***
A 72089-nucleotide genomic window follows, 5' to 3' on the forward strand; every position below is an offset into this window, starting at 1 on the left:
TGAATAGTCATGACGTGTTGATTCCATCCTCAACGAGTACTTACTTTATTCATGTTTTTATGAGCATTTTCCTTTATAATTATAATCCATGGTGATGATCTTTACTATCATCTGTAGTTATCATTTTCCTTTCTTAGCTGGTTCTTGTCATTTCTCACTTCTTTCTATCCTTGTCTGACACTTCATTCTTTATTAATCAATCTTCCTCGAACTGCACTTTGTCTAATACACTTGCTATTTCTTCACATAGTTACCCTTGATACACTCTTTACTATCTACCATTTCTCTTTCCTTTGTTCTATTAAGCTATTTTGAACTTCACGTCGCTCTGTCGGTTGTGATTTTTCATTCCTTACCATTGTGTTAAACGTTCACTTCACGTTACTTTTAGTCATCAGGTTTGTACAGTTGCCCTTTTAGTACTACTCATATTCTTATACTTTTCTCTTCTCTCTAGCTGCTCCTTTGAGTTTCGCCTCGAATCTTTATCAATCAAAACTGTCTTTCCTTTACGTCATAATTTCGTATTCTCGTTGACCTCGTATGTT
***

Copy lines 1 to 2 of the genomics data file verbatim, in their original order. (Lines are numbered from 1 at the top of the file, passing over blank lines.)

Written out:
A 72089-nucleotide genomic window follows, 5' to 3' on the forward strand; every position below is an offset into this window, starting at 1 on the left:
TGAATAGTCATGACGTGTTGATTCCATCCTCAACGAGTACTTACTTTATTCATGTTTTTATGAGCATTTTCCTTTATAATTATAATCCATGGTGATGATCTTTACTATCATCTGTAGTTATCATTTTCCTTTCTTAGCTGGTTCTTGTCATTTCTCACTTCTTTCTATCCTTGTCTGACACTTCATTCTTTATTAATCAATCTTCCTCGAACTGCACTTTGTCTAATACACTTGCTATTTCTTCACATAGTTACCCTTGATACACTCTTTACTATCTACCATTTCTCTTTCCTTTGTTCTATTAAGCTATTTTGAACTTCACGTCGCTCTGTCGGTTGTGATTTTTCATTCCTTACCATTGTGTTAAACGTTCACTTCACGTTACTTTTAGTCATCAGGTTTGTACAGTTGCCCTTTTAGTACTACTCATATTCTTATACTTTTCTCTTCTCTCTAGCTGCTCCTTTGAGTTTCGCCTCGAATCTTTATCAATCAAAACTGTCTTTCCTTTACGTCATAATTTCGTATTCTCGTTGACCTCGTATGTT